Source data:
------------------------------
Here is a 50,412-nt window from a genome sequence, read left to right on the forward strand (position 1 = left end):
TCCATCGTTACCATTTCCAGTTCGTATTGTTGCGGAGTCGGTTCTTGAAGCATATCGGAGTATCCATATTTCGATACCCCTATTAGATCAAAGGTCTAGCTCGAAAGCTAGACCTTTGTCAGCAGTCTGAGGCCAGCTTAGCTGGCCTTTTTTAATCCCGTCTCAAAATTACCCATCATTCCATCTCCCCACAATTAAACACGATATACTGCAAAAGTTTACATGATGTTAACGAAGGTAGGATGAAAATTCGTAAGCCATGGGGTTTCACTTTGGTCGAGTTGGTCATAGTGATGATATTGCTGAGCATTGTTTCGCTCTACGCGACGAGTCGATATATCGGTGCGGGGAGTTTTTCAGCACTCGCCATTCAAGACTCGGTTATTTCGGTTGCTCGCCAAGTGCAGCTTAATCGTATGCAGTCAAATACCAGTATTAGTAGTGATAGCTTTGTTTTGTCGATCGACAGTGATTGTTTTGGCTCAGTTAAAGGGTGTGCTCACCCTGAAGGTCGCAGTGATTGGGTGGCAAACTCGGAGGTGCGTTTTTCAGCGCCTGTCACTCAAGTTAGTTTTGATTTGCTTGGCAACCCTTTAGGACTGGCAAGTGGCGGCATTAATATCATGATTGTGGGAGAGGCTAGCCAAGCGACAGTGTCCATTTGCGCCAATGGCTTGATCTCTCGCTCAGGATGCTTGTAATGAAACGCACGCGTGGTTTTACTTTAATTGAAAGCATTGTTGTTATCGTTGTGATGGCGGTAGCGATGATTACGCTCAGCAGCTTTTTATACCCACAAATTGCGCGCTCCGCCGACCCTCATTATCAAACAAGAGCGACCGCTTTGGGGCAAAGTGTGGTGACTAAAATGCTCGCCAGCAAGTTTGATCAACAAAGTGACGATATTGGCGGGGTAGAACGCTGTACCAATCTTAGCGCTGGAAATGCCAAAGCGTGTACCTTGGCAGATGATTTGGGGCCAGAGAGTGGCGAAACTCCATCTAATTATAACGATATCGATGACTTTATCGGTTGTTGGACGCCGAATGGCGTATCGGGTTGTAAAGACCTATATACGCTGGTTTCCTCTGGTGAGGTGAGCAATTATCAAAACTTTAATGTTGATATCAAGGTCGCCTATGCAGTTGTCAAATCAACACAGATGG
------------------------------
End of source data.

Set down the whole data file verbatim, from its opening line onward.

Here is a 50,412-nt window from a genome sequence, read left to right on the forward strand (position 1 = left end):
TCCATCGTTACCATTTCCAGTTCGTATTGTTGCGGAGTCGGTTCTTGAAGCATATCGGAGTATCCATATTTCGATACCCCTATTAGATCAAAGGTCTAGCTCGAAAGCTAGACCTTTGTCAGCAGTCTGAGGCCAGCTTAGCTGGCCTTTTTTAATCCCGTCTCAAAATTACCCATCATTCCATCTCCCCACAATTAAACACGATATACTGCAAAAGTTTACATGATGTTAACGAAGGTAGGATGAAAATTCGTAAGCCATGGGGTTTCACTTTGGTCGAGTTGGTCATAGTGATGATATTGCTGAGCATTGTTTCGCTCTACGCGACGAGTCGATATATCGGTGCGGGGAGTTTTTCAGCACTCGCCATTCAAGACTCGGTTATTTCGGTTGCTCGCCAAGTGCAGCTTAATCGTATGCAGTCAAATACCAGTATTAGTAGTGATAGCTTTGTTTTGTCGATCGACAGTGATTGTTTTGGCTCAGTTAAAGGGTGTGCTCACCCTGAAGGTCGCAGTGATTGGGTGGCAAACTCGGAGGTGCGTTTTTCAGCGCCTGTCACTCAAGTTAGTTTTGATTTGCTTGGCAACCCTTTAGGACTGGCAAGTGGCGGCATTAATATCATGATTGTGGGAGAGGCTAGCCAAGCGACAGTGTCCATTTGCGCCAATGGCTTGATCTCTCGCTCAGGATGCTTGTAATGAAACGCACGCGTGGTTTTACTTTAATTGAAAGCATTGTTGTTATCGTTGTGATGGCGGTAGCGATGATTACGCTCAGCAGCTTTTTATACCCACAAATTGCGCGCTCCGCCGACCCTCATTATCAAACAAGAGCGACCGCTTTGGGGCAAAGTGTGGTGACTAAAATGCTCGCCAGCAAGTTTGATCAACAAAGTGACGATATTGGCGGGGTAGAACGCTGTACCAATCTTAGCGCTGGAAATGCCAAAGCGTGTACCTTGGCAGATGATTTGGGGCCAGAGAGTGGCGAAACTCCATCTAATTATAACGATATCGATGACTTTATCGGTTGTTGGACGCCGAATGGCGTATCGGGTTGTAAAGACCTATATACGCTGGTTTCCTCTGGTGAGGTGAGCAATTATCAAAACTTTAATGTTGATATCAAGGTCGCCTATGCAGTTGTCAAATCAACACAGATGG